To some, Philadelphia composer Kile Smith might be known for his religiously inspired works, or, for others, his genial on-air personality as host of WRTI’s radio show unearthing orchestral gems from the Free Library of Philadelphia’s Fleisher Collection.
With the world premiere Saturday night of The Arc in the Sky, a vivid new work for unaccompanied choir, Smith moved into the vaguely spiritual realm of the Crossing, the Philadelphia-based professional chamber choir.
Actually, in using the texts of 20th-century American poet Robert Lax, Smith emerged in manifold forms. Another composer might have chosen to be more stylistically committed, but Smith has a sensitive ear, and different styles emerged from Lax’s language. Each of the nine movements of The Arc in the Sky has its own distinct sound; other choirs, in fact, could take this piece and bite off single movements that can stand on their own quite nicely.
Not any choir, though, could tackle this material. It asks for a kind of security in close pitches and far reaches of the vocal range not to be entered into lightly. Smith’s textures suggest that he hears his musical world with all of the complexity and layering of orchestral music. And in this and other ways, the Crossing, which commissioned this work along with its conductor, Donald Nally, proved ideal. In the resonant clarity of the Presbyterian Church of Chestnut Hill, and already having recorded the work, the Crossing’s premiere was poised and polished.
The sound of the ensemble itself, its very personality, bound the movements together even as the variegated compositional styles flickered by. In a pre-concert talk, Smith admitted to growing up with the sound of Glenn Miller, and there it was in the middle movement of a section called Jazz – gently pulsing, reflective, jazz harmonies in a mood mellow.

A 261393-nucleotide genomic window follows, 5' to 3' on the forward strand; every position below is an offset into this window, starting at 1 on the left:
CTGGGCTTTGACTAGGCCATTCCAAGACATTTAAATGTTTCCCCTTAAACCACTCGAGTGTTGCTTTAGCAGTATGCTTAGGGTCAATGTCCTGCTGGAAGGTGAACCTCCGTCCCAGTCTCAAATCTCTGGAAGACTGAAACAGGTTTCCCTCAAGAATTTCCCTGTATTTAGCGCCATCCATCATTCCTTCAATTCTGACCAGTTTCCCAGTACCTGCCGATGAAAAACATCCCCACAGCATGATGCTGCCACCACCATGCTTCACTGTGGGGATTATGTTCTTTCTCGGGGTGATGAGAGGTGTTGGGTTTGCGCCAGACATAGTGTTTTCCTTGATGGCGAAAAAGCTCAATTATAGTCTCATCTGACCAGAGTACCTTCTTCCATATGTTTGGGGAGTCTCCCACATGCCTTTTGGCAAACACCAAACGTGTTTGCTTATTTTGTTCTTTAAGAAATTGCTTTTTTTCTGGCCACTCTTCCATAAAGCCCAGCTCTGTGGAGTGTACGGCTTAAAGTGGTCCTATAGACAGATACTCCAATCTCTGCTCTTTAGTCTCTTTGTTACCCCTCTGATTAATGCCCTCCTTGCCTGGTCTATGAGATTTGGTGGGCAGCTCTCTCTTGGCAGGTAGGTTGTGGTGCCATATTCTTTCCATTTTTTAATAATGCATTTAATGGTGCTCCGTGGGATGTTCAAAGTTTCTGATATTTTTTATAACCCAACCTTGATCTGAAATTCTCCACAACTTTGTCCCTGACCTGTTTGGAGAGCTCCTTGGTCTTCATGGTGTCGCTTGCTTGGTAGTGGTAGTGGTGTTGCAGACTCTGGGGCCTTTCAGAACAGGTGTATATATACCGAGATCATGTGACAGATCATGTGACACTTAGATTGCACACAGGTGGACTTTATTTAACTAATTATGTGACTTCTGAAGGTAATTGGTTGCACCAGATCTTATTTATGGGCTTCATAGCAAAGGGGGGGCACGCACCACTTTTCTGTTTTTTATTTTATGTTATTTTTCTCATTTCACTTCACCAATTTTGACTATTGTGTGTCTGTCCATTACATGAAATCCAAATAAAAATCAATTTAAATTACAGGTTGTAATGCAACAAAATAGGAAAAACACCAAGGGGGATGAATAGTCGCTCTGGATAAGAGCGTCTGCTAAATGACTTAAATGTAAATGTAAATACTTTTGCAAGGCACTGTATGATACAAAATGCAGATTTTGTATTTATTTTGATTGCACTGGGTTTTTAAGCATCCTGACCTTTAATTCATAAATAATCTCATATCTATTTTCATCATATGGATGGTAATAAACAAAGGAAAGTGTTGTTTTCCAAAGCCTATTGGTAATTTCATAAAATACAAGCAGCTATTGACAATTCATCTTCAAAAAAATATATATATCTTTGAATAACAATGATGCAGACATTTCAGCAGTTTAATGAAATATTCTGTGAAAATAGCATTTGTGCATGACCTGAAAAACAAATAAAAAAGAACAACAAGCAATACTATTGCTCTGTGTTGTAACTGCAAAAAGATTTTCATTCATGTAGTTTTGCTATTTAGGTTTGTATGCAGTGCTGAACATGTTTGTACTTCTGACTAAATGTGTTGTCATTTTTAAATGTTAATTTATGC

Chant was the musical language in the opening of the middle section, subtitled Praise, and a pop-music vernacular took over in the last movement of the section, “Psalm.”
The Crossing is a group that likes to tackle the big questions. One concert next season is billed as a chance to explore “democracy, capitalism, secular humanism, and the intrinsic value of art” as they are “put in opposition to authoritarianism, socialism, religion, and utilitarian art.” And indeed with the movement “The Arc,” Smith concludes his piece with a big statement — a bright-as-sunshine shout of ecstasy that looks to the horizon and suggests a broad spiritual quest.
I think, though, the music that stayed with me most was the penultimate movement that observes fishermen mending their nets. Smith followed Lax’s prosaic specificity with great warmth and atmosphere, and by creating layers of meaning. There was something of Britten in the vocal writing, a quality that widens the potential connotations of the words through the music, but not in an obvious way.
The thicket of sound — was that fish moving in nets? The repeat of certain words were as underwater echoes. Here the essence of poet and composer became one, and the piece made the case that the mundane in life can be a window into greater meaning when framed by the right artists.